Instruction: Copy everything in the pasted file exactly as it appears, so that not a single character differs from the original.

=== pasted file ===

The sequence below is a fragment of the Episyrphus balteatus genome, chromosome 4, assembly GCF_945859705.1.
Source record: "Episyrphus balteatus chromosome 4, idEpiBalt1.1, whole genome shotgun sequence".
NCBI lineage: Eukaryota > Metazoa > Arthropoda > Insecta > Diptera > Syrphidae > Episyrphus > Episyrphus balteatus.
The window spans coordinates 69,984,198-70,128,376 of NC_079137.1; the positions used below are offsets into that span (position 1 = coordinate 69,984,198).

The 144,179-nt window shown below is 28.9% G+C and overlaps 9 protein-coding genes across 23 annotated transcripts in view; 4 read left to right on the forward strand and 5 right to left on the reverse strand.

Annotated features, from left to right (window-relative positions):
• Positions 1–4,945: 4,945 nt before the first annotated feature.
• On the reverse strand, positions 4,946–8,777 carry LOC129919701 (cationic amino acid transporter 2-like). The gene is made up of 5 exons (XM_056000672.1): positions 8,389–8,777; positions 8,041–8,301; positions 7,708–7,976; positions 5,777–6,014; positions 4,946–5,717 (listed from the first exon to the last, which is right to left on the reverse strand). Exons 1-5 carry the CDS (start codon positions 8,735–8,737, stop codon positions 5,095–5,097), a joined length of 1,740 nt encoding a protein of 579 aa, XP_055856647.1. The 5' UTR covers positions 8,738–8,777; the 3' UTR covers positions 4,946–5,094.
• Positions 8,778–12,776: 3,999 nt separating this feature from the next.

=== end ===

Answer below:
The sequence below is a fragment of the Episyrphus balteatus genome, chromosome 4, assembly GCF_945859705.1.
Source record: "Episyrphus balteatus chromosome 4, idEpiBalt1.1, whole genome shotgun sequence".
NCBI lineage: Eukaryota > Metazoa > Arthropoda > Insecta > Diptera > Syrphidae > Episyrphus > Episyrphus balteatus.
The window spans coordinates 69,984,198-70,128,376 of NC_079137.1; the positions used below are offsets into that span (position 1 = coordinate 69,984,198).

The 144,179-nt window shown below is 28.9% G+C and overlaps 9 protein-coding genes across 23 annotated transcripts in view; 4 read left to right on the forward strand and 5 right to left on the reverse strand.

Annotated features, from left to right (window-relative positions):
• Positions 1–4,945: 4,945 nt before the first annotated feature.
• On the reverse strand, positions 4,946–8,777 carry LOC129919701 (cationic amino acid transporter 2-like). The gene is made up of 5 exons (XM_056000672.1): positions 8,389–8,777; positions 8,041–8,301; positions 7,708–7,976; positions 5,777–6,014; positions 4,946–5,717 (listed from the first exon to the last, which is right to left on the reverse strand). Exons 1-5 carry the CDS (start codon positions 8,735–8,737, stop codon positions 5,095–5,097), a joined length of 1,740 nt encoding a protein of 579 aa, XP_055856647.1. The 5' UTR covers positions 8,738–8,777; the 3' UTR covers positions 4,946–5,094.
• Positions 8,778–12,776: 3,999 nt separating this feature from the next.